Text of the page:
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Comparing Citizen Groups at Final Coal Ash Public Hearing

            Citizens for Recycling First participated in the final EPA coal ash public hearing, urging the agency to support actions that encourage recycling as a safe, environmentally preferable alternative to disposal. At the hearing in Knoxville, Tennessee, we also urged the EPA to consider the knowledge base of various citizens who have testified.

            The U.S. Environmental Protection Agency has held eight day-long public hearings around the country to gather comments regarding its proposals for regulating coal ash disposal.  At the hearings in Washington, DC, Denver, Dallas, Charlotte, Chicago, Pittsburgh, Louisville, and Knoxville, Citizens for Recycling First offered testimony and distributed campaign buttons and brochures to hearing attendees. In Knoxville, a news conference was also organized for local media.

            A picture of our campaign button can be seen below, along with the text from our Knoxville hearing testimony. To download a copy of the brochure, click here: http://www.recyclingfirst.org/pdfs/53.pdf

            Here is what we had to say in Knoxville:

“My name is John Ward and I am Chairman of Citizens for Recycling First – an organization of more than 1,500 individuals who believe that the best solution for coal ash disposal problems is to quit throwing coal ash away.

“I have attended all eight of the EPA public hearings on proposed coal ash disposal regulations and would like to thank the EPA for providing such ample opportunity for citizens to speak out. In all of these hearings, one point of consensus stands out: Coal ash disposal regulations should be improved and incidents like the Kingston coal ash spill should never be allowed to happen again.

“Beyond that, the citizen comments have been divided.  One group of citizens has been vocal in calling for a Subtitle C hazardous waste designation for coal ash. This group, for the most part, has gained its knowledge of coal ash from large, well-funded, anti-coal environmental groups. These well-meaning citizens end up being only partially informed because those major environmental groups completely ignore options for safe and responsible recycling of coal ash. I challenge you to find even a mention of coal ash recycling in any of their publications.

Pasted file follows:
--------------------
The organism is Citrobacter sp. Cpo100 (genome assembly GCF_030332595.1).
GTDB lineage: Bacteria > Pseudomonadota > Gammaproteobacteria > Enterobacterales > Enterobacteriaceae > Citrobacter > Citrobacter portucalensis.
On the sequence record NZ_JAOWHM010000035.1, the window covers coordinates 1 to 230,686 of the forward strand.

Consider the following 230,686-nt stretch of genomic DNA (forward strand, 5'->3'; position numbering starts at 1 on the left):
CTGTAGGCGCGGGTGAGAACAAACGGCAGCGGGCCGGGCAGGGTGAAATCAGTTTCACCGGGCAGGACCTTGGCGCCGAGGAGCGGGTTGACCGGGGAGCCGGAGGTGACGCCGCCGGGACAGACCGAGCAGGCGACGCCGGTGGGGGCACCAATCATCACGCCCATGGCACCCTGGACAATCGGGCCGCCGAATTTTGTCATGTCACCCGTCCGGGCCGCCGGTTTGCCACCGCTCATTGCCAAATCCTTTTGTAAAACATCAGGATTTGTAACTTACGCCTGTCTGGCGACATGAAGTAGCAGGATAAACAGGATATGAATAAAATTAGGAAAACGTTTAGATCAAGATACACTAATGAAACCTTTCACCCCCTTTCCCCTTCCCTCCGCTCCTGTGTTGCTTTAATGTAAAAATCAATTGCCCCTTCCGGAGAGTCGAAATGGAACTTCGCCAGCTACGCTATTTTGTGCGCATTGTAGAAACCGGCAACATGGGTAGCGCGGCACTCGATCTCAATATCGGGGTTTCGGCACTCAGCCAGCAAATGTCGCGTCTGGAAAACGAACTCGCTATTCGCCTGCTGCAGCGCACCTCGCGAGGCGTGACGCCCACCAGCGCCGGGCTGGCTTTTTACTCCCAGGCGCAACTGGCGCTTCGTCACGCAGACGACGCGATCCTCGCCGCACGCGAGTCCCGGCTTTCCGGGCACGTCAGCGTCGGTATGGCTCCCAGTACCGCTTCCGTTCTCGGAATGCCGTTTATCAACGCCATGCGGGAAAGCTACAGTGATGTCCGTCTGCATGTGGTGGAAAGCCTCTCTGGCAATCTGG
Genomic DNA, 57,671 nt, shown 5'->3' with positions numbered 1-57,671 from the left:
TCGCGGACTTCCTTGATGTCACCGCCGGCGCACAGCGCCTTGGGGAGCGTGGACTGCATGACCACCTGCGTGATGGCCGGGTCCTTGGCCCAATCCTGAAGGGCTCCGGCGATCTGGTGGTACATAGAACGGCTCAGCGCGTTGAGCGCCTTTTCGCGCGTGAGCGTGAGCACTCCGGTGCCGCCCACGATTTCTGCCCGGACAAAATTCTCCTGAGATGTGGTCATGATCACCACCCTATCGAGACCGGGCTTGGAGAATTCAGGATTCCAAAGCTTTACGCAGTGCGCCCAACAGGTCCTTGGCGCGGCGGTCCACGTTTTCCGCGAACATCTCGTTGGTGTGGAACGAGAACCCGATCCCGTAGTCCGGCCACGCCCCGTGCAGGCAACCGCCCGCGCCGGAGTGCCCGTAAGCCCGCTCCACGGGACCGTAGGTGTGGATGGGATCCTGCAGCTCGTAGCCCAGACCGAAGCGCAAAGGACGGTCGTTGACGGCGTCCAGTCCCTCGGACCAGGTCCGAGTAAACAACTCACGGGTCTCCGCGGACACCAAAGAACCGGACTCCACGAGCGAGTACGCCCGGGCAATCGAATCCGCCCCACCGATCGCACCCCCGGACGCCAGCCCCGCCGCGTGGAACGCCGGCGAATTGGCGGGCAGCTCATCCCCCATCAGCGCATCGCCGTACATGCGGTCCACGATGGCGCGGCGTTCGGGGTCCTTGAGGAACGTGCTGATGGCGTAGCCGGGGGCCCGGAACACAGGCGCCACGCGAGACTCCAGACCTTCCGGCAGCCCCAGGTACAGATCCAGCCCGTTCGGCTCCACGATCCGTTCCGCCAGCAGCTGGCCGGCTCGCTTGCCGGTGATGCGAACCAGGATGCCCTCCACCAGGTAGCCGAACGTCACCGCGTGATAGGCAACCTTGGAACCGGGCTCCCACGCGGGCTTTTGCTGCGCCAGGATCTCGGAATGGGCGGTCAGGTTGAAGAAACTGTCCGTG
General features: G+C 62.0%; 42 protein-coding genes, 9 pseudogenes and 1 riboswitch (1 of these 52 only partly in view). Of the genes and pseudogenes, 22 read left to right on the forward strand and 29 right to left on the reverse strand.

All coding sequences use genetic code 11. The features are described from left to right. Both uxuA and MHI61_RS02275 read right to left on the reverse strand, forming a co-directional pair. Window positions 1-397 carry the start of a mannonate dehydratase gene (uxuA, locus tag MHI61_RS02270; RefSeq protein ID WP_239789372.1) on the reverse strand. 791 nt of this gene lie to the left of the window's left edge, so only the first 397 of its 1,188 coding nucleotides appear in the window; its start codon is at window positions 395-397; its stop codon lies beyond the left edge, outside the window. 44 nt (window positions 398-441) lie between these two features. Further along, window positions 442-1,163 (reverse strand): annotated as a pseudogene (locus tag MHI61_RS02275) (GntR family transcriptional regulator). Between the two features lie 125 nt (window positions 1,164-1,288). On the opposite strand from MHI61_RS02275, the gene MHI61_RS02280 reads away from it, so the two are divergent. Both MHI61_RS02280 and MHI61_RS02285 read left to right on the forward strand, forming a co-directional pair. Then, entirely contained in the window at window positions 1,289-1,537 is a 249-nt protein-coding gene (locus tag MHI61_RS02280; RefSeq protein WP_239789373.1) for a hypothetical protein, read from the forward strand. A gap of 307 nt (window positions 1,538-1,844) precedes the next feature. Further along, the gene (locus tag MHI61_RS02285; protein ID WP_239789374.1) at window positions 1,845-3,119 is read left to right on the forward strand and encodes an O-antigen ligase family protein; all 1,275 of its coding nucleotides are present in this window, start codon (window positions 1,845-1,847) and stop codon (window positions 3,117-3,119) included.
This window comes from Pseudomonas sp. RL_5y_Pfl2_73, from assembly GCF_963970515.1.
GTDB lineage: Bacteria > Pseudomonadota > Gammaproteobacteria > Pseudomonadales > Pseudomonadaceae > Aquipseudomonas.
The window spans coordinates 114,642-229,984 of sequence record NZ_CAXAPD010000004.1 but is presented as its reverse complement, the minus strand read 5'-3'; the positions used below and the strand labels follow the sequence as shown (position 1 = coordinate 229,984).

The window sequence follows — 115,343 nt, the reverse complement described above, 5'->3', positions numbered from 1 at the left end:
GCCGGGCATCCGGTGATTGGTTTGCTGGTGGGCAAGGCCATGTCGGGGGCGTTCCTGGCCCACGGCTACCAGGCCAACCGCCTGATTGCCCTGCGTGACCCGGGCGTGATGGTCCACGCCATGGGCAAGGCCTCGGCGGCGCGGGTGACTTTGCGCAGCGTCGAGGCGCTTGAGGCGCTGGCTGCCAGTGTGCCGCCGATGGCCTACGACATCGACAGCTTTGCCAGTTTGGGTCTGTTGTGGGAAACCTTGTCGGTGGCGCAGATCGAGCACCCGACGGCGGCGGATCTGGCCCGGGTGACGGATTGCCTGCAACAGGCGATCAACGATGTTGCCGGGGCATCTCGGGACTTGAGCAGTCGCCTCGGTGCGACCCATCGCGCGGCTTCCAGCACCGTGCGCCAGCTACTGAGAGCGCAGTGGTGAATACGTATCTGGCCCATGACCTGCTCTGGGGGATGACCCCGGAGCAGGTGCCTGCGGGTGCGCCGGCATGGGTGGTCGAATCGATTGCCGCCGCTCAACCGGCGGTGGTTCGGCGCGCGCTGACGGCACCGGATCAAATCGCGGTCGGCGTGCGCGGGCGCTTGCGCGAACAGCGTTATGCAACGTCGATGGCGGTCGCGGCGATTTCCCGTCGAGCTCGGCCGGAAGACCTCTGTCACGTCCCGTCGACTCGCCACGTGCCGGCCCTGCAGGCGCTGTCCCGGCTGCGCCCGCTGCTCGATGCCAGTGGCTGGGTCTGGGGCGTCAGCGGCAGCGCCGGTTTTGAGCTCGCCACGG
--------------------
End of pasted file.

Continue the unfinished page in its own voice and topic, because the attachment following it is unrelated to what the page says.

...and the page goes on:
“The other group of citizens you’ve heard from is comprised of people who have spent decades doing what’s right for the environment – creating safe and environmentally beneficial uses for coal ash that keep it out of landfills in the first place.  These people are recyclers, architects, engineers, concrete producers, farmers, and more.  Most of them are small businesspeople and all of them consider themselves environmentalists, too, because they are working every single day to conserve energy and materials and reduce greenhouse gas emissions.  This group of citizens has been unanimous in stating that a Subtitle C hazardous designation for coal ash will wreck recycling of the material in this country and possibly worldwide.

“I urge you to remember these facts: Coal ash does not qualify as a hazardous waste based on its toxicity and its toxicity is similar to that of the materials it replaces when it is recycled.  The landfill engineering standards being proposed by EPA are essentially the same under both EPA's hazardous and non-hazardous approaches, so you're not giving the environment more protection with a hazardous label.  Finally, EPA's non-hazardous approach can be implemented years sooner -- getting greater protection for our environment now instead of later.

“It is absurd to state that people will want to use more of a material in their homes and communities if EPA considers it hazardous waste on the property of the people who produced it.  Hundreds of citizens who actually work to recycle coal ash have told you this at these hearings.  Please listen to the citizens who have working knowledge of this subject and remember that they care about Environmental Protection just as much as people who issue scary press releases and fund raising appeals that improperly label coal ash as toxic waste.”



Posted by: on: Oct 28, 2010 @ 06:15